Is It Nap Time?

One of our clients called me last Friday and said: “I’m tired.” I assured her that I could relate – after all, it was the end of the day and the end of a long week.

“No, I don’t mean just ‘tired,’” she continued. “I mean, I’m spent. I’m fatigued. I feel like every morning when I wake up, there’s less gas in the tank than there was the day before.”

Now, I’m no doctor, but this was a classic case of losing the balance between work and rest. 

In addition to the “art of donor development,” the “art of self-care” is a vital skill for today’s fundraiser. Development is a profession (I love that word – we “profess” to be fundraisers) that requires us to often be “on” at all times of the day and night. Remember your job description and the “evenings and weekends at times” promise? In addition to our donor travel, special events and just working late, we’re also expected to be the face of our organization in our personal lives. I remember sleepily walking through a grocery store early one Sunday morning 10 years ago, baseball hat down over my eyes and wearing a sweatshirt from a competitor university than the one I worked for. Sure enough, a major donor saw me, tracked me down and wanted to talk about yesterday’s game, their next gift, etc.

Finding the time and space for self-care and organizing yourself so that you can develop a harmonious relationship between work and rest is critical. In fact, self-care should be one of the four items on your “Must List” of things to achieve every day!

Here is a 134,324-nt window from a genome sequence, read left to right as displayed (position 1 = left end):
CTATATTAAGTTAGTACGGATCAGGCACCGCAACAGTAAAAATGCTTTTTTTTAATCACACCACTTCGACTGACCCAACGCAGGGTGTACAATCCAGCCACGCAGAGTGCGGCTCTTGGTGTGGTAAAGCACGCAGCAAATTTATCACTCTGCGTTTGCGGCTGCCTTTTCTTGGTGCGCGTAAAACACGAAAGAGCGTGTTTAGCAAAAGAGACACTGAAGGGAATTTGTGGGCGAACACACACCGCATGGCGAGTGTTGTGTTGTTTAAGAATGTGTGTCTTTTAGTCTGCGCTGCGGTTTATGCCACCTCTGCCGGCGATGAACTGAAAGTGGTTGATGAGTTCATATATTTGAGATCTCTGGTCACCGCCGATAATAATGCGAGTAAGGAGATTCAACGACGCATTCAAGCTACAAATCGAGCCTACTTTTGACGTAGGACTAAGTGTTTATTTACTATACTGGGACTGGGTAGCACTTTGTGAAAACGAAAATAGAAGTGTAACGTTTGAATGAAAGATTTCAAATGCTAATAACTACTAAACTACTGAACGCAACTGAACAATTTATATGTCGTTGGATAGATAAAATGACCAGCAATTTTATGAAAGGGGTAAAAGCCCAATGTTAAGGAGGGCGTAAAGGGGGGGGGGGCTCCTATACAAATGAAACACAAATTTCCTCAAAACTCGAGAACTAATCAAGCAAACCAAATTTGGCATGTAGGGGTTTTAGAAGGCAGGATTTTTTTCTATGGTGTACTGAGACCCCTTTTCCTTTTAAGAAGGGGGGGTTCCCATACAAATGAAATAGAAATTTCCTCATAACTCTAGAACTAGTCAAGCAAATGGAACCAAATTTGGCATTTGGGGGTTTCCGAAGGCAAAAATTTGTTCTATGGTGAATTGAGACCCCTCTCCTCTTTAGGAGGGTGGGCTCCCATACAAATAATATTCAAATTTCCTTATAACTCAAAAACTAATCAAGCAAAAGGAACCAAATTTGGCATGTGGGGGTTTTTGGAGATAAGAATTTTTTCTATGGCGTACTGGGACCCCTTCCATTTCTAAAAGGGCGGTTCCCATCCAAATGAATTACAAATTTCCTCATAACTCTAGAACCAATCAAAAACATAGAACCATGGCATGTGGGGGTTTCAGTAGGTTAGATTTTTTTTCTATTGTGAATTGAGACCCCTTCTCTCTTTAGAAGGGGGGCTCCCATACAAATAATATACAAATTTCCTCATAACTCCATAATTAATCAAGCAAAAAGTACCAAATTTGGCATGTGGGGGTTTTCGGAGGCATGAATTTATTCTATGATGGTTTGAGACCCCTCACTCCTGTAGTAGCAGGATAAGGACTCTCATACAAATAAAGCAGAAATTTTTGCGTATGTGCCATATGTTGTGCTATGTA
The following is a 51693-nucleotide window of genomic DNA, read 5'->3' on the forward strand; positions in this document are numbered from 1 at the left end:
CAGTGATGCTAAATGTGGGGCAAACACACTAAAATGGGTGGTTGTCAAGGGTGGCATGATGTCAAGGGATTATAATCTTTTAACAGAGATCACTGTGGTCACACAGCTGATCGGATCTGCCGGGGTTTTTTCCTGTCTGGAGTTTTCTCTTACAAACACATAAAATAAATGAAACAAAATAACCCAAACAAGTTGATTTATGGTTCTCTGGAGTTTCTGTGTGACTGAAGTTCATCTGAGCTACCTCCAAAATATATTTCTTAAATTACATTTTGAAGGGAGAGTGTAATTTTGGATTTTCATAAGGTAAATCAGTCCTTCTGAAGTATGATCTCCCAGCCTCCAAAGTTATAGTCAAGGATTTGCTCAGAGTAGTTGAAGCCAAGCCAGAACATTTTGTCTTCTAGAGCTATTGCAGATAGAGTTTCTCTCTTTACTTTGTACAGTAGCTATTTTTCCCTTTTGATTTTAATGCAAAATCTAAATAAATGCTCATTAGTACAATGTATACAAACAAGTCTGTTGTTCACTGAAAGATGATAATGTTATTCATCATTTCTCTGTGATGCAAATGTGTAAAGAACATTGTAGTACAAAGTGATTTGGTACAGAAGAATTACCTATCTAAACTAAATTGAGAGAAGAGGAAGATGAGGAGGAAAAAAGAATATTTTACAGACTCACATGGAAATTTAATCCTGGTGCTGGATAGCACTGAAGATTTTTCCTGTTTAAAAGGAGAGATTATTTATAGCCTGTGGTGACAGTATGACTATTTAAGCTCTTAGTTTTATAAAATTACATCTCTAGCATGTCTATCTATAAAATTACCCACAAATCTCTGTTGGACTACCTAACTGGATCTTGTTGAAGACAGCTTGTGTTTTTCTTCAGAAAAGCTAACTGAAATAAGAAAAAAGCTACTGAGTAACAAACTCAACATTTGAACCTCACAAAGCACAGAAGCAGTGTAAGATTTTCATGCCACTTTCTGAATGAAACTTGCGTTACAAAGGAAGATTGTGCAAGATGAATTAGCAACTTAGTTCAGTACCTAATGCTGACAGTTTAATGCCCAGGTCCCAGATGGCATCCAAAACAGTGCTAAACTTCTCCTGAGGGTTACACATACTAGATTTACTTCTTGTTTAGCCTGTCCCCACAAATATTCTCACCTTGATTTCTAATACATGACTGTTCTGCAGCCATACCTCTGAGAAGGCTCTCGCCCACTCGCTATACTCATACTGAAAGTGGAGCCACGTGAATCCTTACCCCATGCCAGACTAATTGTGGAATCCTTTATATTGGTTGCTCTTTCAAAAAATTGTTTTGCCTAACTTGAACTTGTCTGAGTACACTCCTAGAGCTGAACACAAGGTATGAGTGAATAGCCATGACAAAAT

I define “work” as efforts we make on behalf of others. Your day job, your volunteer responsibilities, your family obligations, etc. likely comprise most or all of your “work.” Conversely, I define “rest” as efforts we make on behalf of ourselves. They are the things we do for us. Most folks equate rest with sleep, which is certainly important, but activities such as exercise, reading and developing a new hobby or skill also count.

Think of a pendulum such as on a grandfather clock. The pendulum moves from side to side… rhythmically… smoothly… and spends the same amount of time on each side. If the different sides of the pendulum’s movement represented work and rest, we’d claim that pendulum to be in perfect harmony!

Now, imagine that same pendulum moving back and forth, but this time, it’s out of control. The pace is different and erratic, and the pendulum bangs against both sides of the clock. Out of balance! And that’s how our client felt last Friday afternoon.

Many of us work to the point of exhaustion and take pride in it, even brag about it. We also try to out-do our peers by comparing how little sleep we got vs. someone else. Eventually, the piper must be paid. There is no way a car will keep operating in top condition without regular engine maintenance and rest. That car is your organization, and that engine is you.

Our advice is to focus as intently and passionately as you can to your efforts on behalf of others (work), but to fuel the energy for them via efforts on behalf of yourself, no matter what that rest looks like. Calendar your rest, respect the time you’ve calendared, and practice self-care! 

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